Clown figures including Harlequin, Pulcinella and Pierrot are derived from the commedia dell’arte, a favourite of Watteau and other painters.
Are the two arms fending others off, raised in shock, surrender, or falling to earth? From light comedy to accounts of executions and war crimes.
Never paint children or animals, says the rule. This tribute to artists who ignored the rule shows work by Pieter Brueghel the Elder, Goya, and others to Mary Cassatt.
An overview starting with the sculptural folds of the late 13th century, peaking with Raphael and Rembrandt, and dissolving with Renoir and Sargent in the early 20th century.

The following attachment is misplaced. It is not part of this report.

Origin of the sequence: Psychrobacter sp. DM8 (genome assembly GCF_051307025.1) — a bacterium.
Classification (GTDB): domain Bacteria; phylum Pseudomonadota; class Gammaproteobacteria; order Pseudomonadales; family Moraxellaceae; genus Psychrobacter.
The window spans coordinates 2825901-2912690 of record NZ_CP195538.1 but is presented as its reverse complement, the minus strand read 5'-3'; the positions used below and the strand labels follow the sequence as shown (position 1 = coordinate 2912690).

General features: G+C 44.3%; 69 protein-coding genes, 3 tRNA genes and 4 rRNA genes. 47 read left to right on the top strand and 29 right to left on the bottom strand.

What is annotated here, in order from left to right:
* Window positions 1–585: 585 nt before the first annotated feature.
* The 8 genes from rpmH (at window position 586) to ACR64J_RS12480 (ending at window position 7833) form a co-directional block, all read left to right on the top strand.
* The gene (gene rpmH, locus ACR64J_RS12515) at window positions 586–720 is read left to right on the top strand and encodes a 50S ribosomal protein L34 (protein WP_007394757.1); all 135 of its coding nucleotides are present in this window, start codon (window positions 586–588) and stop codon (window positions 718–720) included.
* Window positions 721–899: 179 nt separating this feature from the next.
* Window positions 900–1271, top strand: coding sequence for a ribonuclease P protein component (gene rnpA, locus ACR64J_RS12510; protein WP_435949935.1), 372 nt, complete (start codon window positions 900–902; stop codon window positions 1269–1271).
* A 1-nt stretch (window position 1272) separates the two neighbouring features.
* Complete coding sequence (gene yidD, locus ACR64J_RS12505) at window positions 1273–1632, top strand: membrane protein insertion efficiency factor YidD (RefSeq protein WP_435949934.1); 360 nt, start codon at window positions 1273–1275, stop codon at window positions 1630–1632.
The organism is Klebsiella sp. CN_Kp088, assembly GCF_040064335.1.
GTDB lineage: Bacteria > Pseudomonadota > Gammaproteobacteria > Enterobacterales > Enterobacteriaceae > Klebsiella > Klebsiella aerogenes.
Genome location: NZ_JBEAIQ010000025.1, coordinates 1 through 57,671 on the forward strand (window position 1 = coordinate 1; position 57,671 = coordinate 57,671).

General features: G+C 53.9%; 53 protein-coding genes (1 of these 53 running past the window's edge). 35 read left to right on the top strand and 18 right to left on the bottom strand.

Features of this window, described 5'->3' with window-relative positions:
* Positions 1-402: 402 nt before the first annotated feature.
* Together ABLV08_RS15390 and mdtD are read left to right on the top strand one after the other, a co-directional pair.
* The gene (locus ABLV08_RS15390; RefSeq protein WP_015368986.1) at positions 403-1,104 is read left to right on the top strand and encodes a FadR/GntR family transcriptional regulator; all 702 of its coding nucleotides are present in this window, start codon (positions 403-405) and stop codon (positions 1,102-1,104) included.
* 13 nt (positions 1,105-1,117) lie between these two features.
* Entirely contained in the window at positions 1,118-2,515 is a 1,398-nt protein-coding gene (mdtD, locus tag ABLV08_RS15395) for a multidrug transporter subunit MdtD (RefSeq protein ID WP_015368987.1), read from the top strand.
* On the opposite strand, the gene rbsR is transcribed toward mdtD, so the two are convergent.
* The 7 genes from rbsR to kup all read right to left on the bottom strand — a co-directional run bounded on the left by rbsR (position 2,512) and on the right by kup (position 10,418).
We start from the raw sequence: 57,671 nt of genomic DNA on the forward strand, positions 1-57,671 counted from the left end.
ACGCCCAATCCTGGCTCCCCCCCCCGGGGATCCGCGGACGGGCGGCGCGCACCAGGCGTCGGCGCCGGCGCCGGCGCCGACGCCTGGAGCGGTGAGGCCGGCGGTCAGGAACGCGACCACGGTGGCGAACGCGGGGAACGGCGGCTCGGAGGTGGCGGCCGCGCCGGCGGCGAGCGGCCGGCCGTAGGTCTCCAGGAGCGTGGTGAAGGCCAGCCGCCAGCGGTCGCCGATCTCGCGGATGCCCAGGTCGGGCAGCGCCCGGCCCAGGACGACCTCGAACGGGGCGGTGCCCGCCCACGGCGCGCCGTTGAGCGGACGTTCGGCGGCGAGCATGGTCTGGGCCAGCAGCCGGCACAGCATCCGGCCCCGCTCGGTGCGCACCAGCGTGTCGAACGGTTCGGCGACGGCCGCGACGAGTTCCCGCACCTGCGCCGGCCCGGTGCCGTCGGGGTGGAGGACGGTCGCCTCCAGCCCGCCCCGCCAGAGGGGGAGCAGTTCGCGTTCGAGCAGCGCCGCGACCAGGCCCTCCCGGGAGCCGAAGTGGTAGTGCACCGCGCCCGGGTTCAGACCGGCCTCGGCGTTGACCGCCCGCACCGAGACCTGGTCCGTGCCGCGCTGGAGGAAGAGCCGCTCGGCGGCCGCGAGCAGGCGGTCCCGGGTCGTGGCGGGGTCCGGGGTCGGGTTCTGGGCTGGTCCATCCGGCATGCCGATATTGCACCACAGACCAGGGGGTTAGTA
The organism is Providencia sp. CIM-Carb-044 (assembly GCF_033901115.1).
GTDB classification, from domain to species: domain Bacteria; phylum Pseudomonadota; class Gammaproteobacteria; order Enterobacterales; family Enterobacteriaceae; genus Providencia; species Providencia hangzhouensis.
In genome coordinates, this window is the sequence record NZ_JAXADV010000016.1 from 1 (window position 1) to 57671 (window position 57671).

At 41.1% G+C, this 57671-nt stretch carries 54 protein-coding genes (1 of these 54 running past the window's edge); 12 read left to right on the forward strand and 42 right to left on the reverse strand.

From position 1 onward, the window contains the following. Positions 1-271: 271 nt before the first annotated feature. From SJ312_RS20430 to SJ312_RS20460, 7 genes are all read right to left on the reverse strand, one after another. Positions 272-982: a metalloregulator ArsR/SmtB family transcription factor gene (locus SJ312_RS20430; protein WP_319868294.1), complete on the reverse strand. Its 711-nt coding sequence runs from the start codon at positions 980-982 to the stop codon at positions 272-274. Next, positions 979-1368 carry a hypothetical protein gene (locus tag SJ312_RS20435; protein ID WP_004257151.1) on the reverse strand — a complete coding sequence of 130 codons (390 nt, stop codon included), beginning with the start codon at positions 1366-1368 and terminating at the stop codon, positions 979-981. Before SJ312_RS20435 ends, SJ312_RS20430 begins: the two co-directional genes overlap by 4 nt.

Two movements concerned with depiction of clothing and fabrics: Costumbrism in Spain, with local customs, and wild fashion in French frou-frou.
Travel by sea was hazardous. Here are paintings of shipwrecks from Tintoretto to the early 19th century, as an introduction to The Tempest.
Interest in paintings of witchcraft grew in the Age of Enlightenment, with a series painted by Goya for the Duchess of Osuna.
The experience of colour in our buildings, indoor environments, clothing and objects we look at has changed. What used to be a privilege of class is now all but universal.
Examples from Wright of Derby, Turner, Millet, van Gogh, Bonnard and others. But how many used the monochrome of scotopic vision?
In many paintings, depiction of fabrics, textiles and other clothing materials is more challenging and important than that of flesh.